DALZIEL, Robert John – Died May 1946 at Carpendeit. Robert Dalziel was born at Lethbridge around 1865. His father Alexander Dalziel was a bootmaker there.  The family moved to Bannockburn then to Carpendeit around 1885. Robert is one of the older boys in the photo below with his parents Alexander and Elizabeth.

ALEXANDER AND ELIZABETH DALZIEL WITH THEIR SONS. Image courtesy of the Museums Victoria Collections https://collections.museumvictoria.com.au/items/765729

In his younger days, Robert was something of an athlete and was “hop, step and jump” champion of the Western District. In 1894, he married Margaret Scouller. Robert was very active in the local community.  He was instrumental in the construction of a hall at Carpendeit and was President of the hall committee.  It was also due to Robert’s work which saw a school was built and Carpendeit receiving daily mail services and telephone services. 

Robert was a foundation member of the South Purrumbete Racing Club and was on the Carpendeit Cricket and Tennis club committees and supported the South Purrumbete Football Club  He also served on the school committee and was a trustee of the recreation reserve.  Robert was involved with patriotic efforts in the district during WW1 and supported the Methodist church. He appeared in The Age in 1938 with his son Alex and a grandson.  Robert was seventy-two at the time.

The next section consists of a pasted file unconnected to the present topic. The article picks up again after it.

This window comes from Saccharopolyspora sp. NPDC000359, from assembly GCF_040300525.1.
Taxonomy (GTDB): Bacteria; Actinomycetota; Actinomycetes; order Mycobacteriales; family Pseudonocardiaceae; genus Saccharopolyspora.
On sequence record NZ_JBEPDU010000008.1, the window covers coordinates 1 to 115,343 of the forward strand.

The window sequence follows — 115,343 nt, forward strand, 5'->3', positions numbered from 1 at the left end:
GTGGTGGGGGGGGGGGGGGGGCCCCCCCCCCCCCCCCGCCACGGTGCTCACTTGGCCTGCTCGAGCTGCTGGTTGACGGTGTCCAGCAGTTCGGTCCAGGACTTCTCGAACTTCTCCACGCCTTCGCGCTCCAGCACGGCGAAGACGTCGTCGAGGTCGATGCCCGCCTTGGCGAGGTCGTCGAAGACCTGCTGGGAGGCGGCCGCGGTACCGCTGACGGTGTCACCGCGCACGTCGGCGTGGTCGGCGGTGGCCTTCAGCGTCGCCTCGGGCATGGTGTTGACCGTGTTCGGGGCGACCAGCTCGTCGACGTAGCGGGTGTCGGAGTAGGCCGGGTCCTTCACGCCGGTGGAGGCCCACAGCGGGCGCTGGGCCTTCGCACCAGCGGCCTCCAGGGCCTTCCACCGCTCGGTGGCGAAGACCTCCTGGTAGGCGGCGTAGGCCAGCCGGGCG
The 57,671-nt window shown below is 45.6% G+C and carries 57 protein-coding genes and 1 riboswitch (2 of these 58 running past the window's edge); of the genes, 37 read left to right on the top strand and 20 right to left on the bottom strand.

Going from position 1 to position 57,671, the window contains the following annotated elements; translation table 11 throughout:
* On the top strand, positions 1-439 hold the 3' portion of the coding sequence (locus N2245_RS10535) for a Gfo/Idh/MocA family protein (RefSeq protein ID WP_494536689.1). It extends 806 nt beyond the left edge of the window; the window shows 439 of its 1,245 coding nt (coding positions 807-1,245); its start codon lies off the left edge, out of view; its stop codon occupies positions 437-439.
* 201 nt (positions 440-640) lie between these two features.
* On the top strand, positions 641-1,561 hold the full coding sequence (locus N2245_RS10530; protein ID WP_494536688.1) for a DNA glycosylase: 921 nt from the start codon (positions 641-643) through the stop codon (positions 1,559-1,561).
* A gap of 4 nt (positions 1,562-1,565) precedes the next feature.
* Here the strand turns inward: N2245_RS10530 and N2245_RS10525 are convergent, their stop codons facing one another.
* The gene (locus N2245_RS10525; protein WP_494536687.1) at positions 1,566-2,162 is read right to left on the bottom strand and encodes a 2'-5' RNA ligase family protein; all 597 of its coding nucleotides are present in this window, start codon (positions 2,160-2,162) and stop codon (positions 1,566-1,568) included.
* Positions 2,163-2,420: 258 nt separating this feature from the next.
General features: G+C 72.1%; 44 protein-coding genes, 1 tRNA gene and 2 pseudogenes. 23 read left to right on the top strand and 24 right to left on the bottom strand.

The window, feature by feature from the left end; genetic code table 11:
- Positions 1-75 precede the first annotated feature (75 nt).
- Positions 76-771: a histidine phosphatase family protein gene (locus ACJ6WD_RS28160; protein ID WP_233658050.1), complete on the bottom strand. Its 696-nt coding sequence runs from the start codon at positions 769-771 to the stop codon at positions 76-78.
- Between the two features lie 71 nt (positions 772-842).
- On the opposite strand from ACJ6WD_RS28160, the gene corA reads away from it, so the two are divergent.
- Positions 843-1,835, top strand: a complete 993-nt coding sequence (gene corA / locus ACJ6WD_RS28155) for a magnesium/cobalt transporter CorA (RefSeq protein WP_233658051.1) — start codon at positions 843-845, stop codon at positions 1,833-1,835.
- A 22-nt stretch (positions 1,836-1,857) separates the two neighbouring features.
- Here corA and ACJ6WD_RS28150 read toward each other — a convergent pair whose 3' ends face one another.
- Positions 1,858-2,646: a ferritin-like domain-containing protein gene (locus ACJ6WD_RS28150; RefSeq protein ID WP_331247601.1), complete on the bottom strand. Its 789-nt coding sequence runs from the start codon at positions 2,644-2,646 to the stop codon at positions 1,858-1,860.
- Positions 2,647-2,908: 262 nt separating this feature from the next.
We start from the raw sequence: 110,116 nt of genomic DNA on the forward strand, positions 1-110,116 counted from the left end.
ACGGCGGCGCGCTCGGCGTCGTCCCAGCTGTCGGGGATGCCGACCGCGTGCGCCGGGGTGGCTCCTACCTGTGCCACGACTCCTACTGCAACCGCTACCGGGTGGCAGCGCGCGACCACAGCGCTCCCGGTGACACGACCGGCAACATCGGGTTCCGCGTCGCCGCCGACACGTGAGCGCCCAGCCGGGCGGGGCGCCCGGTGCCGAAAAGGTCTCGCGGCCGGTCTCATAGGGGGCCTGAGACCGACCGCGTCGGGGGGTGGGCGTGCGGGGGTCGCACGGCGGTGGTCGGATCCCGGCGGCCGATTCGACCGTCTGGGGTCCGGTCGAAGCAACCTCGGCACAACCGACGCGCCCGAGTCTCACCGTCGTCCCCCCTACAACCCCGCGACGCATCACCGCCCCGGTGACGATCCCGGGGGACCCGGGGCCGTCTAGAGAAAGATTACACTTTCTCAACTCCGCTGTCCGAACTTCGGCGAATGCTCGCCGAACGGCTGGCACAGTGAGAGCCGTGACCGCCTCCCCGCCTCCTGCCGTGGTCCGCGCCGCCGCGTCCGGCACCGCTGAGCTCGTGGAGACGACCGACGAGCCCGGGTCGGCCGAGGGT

“THE AGE” COUNTRY READERS (1938, April 12). The Age (Melbourne, Vic. : 1854 – 1954), p. 14. Retrieved June 16, 2019, from http://nla.gov.au/nla.news-article205928186

Robert died eight years after the photo at the age of eighty. At the time of his death, he left his widow Margaret and six children. 

Passing of the Pioneers

If you caught my last post, the March edition of Passing of the Pioneers, you will know the PP posts are running behind.  This is a very late April edition  There are just four pioneers but two led very full and interesting lives, one of those being among the earliest Australian Rules footballers in the state.  One of the other men was among the Wendish settlers who trekked from Adelaide to the Western Victoria in 1852.  I did try to find a woman to add to the mix but unfortunately, my April list of obituaries is currently men only.  Click on the links on the underlined text for further information about a subject.  They include a link to the very interesting Wendish  Heritage website,

CHIRNSIDE, Andrew Spencer – Died 30 April 1890 at Colac

ANDREW CHIRNSIDE. Image courtesy of the State Library of Victoria http://handle.slv.vic.gov.au/10381/153089